Two Giant Telecom Companies Banned from U.S. Market

Monday, October 08, 2012

Business as usual just got more difficult with China. The House Intelligence Committee will formally call for the ban of two giant Chinese telecommunications companies, Huawei and ZTE, from operating in the U.S. market.

A draft report says those two companies can't be trusted to be free of Chinese state influence and so pose a security threat. It's a charge the two firms deny. Last month, President Obama stopped a Chinese-owned company from buying four wind farms in the United States, also citing national security concerns.

Shaun Rein is author of the "End of Cheap China" and runs CMR, a consultancy based in Shanghai.

"It's important that people aren't naive. There is increased tension between the United States and China, so people should be worried about security concerns," Rein says. "However, the level of anti-China hysteria that's emerging in the United States from both President Obama and Mitt Romney is something that all Americans need to be concerned about, because it's going to cost jobs creation in the United States." 

Shaun Rein agrees with the Mayor of Toledo that the anti-China rhetoric is worrisome, especially as it escalates during the election season. "By causing them to think twice about investing in America, you definitely are losing thousands of American jobs." 

"We have to have a serious discussion,"  Rein says. "China does pose a threat, in some ways, but we can't exaggerate it."  

Guests:

Shaun Rein

Produced by:

Maggie Penman

Comments [4]

Robert Kits van Heyningen from Rhode Island

Are you aware of the report regarding ZTE phones?

....A team of security analysts studying Android phones several months back found a back door in a device made by ZTE. If the analysts typed in “ZTEX1609523,” they gained complete control over the phone, allowing them to monitor text messages, listen to calls or install malicious programs.
“It certainly was something that was put in there intentionally,” said Dmitri Alperovitch of CrowdStrike, one of the security analysts who discovered the back door, which he called “very unusual.” “You could remain stealth on that device and do whatever you want.”
The company quickly issued a fix after the discovery became public, but Alperovitch said he advises his clients not to buy either ZTE or Huawei products.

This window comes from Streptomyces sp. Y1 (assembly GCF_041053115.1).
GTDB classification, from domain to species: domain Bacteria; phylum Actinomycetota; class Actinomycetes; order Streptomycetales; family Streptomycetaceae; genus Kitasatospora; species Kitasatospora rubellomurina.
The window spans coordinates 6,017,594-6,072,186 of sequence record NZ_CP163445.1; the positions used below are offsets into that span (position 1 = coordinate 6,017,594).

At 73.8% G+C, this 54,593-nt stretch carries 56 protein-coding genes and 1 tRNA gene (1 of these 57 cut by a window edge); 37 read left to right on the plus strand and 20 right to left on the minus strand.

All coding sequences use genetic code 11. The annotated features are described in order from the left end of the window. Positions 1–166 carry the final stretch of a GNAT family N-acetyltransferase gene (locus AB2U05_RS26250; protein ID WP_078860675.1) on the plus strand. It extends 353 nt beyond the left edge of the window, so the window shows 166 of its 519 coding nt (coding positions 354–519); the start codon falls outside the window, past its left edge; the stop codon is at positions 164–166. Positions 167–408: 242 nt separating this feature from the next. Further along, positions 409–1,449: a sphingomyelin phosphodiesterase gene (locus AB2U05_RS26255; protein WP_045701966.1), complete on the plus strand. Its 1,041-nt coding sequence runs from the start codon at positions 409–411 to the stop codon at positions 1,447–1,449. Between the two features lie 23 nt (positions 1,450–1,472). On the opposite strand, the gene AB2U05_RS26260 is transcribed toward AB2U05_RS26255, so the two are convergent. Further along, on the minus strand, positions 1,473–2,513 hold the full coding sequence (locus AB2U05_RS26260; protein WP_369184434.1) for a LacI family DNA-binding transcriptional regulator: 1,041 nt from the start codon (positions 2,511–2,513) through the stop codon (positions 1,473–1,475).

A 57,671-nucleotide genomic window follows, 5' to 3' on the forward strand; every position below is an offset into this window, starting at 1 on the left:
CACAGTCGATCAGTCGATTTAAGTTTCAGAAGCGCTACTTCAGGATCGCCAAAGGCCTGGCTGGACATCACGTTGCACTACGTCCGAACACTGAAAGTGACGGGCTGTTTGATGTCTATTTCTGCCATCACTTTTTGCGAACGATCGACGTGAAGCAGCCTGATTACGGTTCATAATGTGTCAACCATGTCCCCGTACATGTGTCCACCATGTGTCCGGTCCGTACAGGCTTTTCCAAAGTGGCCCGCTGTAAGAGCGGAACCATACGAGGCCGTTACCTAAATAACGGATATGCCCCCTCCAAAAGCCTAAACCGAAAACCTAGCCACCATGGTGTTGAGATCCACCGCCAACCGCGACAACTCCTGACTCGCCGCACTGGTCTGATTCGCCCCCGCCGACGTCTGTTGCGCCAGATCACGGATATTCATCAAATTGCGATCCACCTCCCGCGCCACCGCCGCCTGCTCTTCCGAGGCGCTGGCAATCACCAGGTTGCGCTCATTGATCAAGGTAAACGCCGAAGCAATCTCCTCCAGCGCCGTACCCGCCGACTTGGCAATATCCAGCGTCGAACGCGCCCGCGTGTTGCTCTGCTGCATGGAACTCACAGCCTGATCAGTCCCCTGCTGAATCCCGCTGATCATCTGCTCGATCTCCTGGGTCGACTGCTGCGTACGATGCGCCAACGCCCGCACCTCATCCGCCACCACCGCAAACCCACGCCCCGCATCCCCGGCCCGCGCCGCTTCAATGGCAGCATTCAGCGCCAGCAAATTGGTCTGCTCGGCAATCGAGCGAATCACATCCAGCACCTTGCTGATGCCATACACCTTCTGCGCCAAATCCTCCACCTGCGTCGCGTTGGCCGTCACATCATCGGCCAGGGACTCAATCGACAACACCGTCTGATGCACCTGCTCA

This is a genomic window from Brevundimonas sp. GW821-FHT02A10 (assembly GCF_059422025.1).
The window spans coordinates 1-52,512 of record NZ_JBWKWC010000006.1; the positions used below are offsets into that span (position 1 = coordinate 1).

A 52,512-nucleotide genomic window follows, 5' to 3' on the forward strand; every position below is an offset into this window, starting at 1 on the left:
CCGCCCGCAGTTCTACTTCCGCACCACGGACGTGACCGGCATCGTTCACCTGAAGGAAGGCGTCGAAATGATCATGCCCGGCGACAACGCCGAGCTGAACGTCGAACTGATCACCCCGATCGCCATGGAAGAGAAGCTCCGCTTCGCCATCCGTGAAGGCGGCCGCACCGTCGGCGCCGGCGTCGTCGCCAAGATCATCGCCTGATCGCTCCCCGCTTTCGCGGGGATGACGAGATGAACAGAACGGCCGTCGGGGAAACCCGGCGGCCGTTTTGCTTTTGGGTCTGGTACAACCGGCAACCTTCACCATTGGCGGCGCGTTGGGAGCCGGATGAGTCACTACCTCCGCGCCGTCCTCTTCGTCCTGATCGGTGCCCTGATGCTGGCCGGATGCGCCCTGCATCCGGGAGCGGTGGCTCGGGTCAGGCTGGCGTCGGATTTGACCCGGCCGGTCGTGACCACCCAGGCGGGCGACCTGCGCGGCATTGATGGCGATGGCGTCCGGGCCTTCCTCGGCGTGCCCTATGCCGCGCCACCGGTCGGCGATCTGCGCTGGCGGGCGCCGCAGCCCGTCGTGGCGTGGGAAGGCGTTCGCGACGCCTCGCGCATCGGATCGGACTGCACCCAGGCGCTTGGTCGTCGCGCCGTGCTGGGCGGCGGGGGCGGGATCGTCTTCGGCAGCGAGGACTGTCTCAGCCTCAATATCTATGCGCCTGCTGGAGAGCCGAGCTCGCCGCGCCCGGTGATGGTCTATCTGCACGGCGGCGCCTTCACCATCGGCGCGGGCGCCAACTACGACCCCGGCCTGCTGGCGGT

Given such reports I think they are making the correct call. see also
http://www.securityweek.com/chinas-zte-ships-smartphone-backdoor-metropcs

Oct. 17 2012 09:25 PM
Dr. Brian Schwartz from Suzhou, China

Living in China the last 27 months has been a sobering experience and puts me firmly in step with Shaun Rein and his measured comments. The real threat to the USA is coming from within and the heated rhetoric from Obama and Romney only serve to divert Americans from looking at the economic and restructuring necessary to stimulate job creation and support the innovation and creativity necessary for that challenge. China-bashing is an easy way out of an embarrassingly poor set of policies to restart, with vigor, the USA economic engine

Oct. 16 2012 12:06 AM
Kim from Malaysia

Well, it may seems that the danger of security threat has been exaggerated but I not so sure. Everything penetrates into a community usually posing as something innocent and clean ( wolf in a sheep clothing) and it strikes swiftly and silently without anyone realizing it. One day it will just be too late!!

Oct. 09 2012 09:26 PM
Mark Kolier from New York, NY

I feel exactly the same way as Shaun Rein does. U.S. National security is a serious issue and sensitive information must be protected. But I don't know that Huawei and ZTE are threats the way the Obama and Romney campaigns would like Americans to believe. After the U.S. election I expect the rhetoric to be toned down.

Oct. 09 2012 10:02 AM

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